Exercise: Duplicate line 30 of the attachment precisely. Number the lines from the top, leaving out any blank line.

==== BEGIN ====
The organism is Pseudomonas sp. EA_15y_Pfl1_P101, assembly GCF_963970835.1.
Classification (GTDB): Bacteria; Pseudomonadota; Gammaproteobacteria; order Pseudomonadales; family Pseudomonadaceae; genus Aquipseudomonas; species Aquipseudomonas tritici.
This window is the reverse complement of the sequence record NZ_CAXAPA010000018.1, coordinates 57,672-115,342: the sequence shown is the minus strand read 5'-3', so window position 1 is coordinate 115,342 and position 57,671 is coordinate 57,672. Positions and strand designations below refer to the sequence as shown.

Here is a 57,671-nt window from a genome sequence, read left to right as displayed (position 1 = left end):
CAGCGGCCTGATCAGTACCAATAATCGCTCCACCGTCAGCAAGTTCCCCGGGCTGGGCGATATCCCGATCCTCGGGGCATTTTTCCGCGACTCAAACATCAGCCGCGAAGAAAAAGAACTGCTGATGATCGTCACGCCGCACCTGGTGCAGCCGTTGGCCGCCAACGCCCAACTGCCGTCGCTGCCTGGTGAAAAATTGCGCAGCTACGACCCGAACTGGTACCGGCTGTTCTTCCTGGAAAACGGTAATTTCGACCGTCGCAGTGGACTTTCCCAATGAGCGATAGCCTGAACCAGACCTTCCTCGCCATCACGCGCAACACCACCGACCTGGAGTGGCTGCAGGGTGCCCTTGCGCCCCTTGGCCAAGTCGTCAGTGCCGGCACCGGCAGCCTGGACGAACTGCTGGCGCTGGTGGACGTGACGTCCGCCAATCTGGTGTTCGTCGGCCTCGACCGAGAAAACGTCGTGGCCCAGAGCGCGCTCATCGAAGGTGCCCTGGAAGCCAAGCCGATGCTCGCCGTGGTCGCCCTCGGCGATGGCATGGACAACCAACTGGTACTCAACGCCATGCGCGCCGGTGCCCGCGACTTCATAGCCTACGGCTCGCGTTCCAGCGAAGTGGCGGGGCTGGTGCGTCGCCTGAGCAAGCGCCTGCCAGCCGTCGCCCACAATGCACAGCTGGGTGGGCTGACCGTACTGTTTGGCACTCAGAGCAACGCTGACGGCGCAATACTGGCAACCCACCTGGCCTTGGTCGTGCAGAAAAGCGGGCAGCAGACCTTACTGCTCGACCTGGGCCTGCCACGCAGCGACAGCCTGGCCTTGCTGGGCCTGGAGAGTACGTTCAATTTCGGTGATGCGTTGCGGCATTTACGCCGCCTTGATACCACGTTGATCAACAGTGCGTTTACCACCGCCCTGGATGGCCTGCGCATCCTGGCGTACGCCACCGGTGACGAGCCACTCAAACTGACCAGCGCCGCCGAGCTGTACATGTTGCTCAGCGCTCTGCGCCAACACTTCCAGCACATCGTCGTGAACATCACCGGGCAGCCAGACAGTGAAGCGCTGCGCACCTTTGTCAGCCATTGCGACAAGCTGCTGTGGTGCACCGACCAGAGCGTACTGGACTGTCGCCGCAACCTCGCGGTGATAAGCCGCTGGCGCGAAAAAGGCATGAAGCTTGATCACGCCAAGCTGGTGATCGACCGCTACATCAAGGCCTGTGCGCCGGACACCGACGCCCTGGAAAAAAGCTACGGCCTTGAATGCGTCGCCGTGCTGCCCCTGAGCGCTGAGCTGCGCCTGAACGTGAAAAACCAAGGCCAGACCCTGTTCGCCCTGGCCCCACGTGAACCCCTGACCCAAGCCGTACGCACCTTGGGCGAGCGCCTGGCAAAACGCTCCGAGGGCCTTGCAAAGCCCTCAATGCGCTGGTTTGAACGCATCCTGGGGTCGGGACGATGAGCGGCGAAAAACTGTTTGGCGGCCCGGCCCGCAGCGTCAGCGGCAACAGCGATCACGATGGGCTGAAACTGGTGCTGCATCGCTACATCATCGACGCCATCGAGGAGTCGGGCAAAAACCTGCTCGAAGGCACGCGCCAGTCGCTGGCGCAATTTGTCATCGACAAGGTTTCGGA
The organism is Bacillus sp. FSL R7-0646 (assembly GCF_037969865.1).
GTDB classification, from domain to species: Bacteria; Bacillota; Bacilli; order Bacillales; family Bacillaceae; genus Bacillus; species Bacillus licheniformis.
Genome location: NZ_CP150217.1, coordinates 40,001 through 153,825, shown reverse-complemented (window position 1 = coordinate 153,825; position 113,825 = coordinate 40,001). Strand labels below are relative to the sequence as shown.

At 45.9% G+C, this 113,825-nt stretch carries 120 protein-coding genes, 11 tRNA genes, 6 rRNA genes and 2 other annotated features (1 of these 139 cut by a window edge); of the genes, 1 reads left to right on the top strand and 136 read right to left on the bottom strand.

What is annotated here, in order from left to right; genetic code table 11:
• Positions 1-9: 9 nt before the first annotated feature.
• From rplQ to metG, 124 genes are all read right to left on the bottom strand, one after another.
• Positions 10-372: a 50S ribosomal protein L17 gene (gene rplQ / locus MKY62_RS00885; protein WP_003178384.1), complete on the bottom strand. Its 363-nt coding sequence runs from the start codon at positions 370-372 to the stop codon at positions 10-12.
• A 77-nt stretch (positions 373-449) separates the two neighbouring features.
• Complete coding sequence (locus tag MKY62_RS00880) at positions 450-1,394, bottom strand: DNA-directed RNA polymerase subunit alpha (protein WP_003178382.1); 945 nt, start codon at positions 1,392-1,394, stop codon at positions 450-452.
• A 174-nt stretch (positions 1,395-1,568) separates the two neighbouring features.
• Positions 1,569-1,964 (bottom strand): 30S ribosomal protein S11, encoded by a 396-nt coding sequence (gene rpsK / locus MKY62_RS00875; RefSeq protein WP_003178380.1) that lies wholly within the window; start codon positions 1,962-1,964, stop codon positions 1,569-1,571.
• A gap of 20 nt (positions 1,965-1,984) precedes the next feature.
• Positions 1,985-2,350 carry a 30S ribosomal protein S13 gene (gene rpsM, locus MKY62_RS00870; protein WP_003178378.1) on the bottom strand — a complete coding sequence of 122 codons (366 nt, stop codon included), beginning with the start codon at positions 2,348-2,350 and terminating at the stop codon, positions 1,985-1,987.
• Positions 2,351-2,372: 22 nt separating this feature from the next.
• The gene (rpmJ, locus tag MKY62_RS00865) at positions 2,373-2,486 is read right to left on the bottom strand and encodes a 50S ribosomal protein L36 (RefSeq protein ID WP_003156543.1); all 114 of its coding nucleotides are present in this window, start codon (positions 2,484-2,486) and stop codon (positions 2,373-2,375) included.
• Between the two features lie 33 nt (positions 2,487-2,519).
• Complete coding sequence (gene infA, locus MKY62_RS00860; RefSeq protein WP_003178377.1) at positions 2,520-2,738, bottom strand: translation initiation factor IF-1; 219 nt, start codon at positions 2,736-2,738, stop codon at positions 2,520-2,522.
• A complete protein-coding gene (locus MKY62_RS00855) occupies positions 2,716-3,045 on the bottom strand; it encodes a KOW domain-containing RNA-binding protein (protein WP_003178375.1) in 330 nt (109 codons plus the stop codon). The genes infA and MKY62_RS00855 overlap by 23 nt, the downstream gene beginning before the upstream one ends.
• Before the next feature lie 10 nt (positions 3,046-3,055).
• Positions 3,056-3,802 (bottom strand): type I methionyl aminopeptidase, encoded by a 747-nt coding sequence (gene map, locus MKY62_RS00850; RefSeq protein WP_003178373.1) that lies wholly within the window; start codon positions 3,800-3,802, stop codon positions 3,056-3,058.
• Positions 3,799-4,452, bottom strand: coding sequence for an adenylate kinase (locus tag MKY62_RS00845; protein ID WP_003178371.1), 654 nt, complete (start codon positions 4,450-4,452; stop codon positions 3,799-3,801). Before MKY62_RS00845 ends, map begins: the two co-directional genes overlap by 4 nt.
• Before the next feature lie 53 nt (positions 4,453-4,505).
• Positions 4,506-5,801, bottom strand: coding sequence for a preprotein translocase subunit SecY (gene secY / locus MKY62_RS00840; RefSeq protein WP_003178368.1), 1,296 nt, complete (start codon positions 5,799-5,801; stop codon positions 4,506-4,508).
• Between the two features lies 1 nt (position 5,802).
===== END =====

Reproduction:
• Between the two features lies 1 nt (position 5,802).